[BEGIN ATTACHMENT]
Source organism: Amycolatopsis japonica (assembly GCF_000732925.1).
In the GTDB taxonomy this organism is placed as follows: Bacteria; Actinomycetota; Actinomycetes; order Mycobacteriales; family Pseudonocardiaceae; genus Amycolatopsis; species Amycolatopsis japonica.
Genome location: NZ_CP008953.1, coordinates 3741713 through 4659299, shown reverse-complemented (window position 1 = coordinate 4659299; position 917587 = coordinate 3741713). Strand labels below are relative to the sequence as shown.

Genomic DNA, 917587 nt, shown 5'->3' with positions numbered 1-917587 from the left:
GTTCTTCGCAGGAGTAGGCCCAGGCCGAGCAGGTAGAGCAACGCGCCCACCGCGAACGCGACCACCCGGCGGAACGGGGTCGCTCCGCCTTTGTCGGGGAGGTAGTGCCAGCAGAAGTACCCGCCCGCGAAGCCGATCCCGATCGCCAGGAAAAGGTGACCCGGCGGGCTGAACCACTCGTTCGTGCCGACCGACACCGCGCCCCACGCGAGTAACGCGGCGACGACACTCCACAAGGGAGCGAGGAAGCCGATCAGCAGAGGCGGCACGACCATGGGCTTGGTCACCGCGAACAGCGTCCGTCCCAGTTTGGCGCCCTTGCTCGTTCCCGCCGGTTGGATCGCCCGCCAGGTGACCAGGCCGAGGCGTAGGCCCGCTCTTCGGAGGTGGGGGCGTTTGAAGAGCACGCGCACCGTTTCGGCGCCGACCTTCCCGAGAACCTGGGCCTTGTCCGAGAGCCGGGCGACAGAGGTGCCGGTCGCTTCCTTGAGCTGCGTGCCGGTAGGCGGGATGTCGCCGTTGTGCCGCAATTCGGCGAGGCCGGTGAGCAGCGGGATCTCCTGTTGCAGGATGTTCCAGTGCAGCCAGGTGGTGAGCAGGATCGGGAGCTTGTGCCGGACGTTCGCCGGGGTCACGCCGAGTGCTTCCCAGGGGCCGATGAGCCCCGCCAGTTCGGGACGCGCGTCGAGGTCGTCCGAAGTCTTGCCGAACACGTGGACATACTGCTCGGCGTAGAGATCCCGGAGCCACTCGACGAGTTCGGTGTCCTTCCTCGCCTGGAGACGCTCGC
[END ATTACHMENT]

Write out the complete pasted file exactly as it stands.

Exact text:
Source organism: Amycolatopsis japonica (assembly GCF_000732925.1).
In the GTDB taxonomy this organism is placed as follows: Bacteria; Actinomycetota; Actinomycetes; order Mycobacteriales; family Pseudonocardiaceae; genus Amycolatopsis; species Amycolatopsis japonica.
Genome location: NZ_CP008953.1, coordinates 3741713 through 4659299, shown reverse-complemented (window position 1 = coordinate 4659299; position 917587 = coordinate 3741713). Strand labels below are relative to the sequence as shown.

Genomic DNA, 917587 nt, shown 5'->3' with positions numbered 1-917587 from the left:
GTTCTTCGCAGGAGTAGGCCCAGGCCGAGCAGGTAGAGCAACGCGCCCACCGCGAACGCGACCACCCGGCGGAACGGGGTCGCTCCGCCTTTGTCGGGGAGGTAGTGCCAGCAGAAGTACCCGCCCGCGAAGCCGATCCCGATCGCCAGGAAAAGGTGACCCGGCGGGCTGAACCACTCGTTCGTGCCGACCGACACCGCGCCCCACGCGAGTAACGCGGCGACGACACTCCACAAGGGAGCGAGGAAGCCGATCAGCAGAGGCGGCACGACCATGGGCTTGGTCACCGCGAACAGCGTCCGTCCCAGTTTGGCGCCCTTGCTCGTTCCCGCCGGTTGGATCGCCCGCCAGGTGACCAGGCCGAGGCGTAGGCCCGCTCTTCGGAGGTGGGGGCGTTTGAAGAGCACGCGCACCGTTTCGGCGCCGACCTTCCCGAGAACCTGGGCCTTGTCCGAGAGCCGGGCGACAGAGGTGCCGGTCGCTTCCTTGAGCTGCGTGCCGGTAGGCGGGATGTCGCCGTTGTGCCGCAATTCGGCGAGGCCGGTGAGCAGCGGGATCTCCTGTTGCAGGATGTTCCAGTGCAGCCAGGTGGTGAGCAGGATCGGGAGCTTGTGCCGGACGTTCGCCGGGGTCACGCCGAGTGCTTCCCAGGGGCCGATGAGCCCCGCCAGTTCGGGACGCGCGTCGAGGTCGTCCGAAGTCTTGCCGAACACGTGGACATACTGCTCGGCGTAGAGATCCCGGAGCCACTCGACGAGTTCGGTGTCCTTCCTCGCCTGGAGACGCTCGC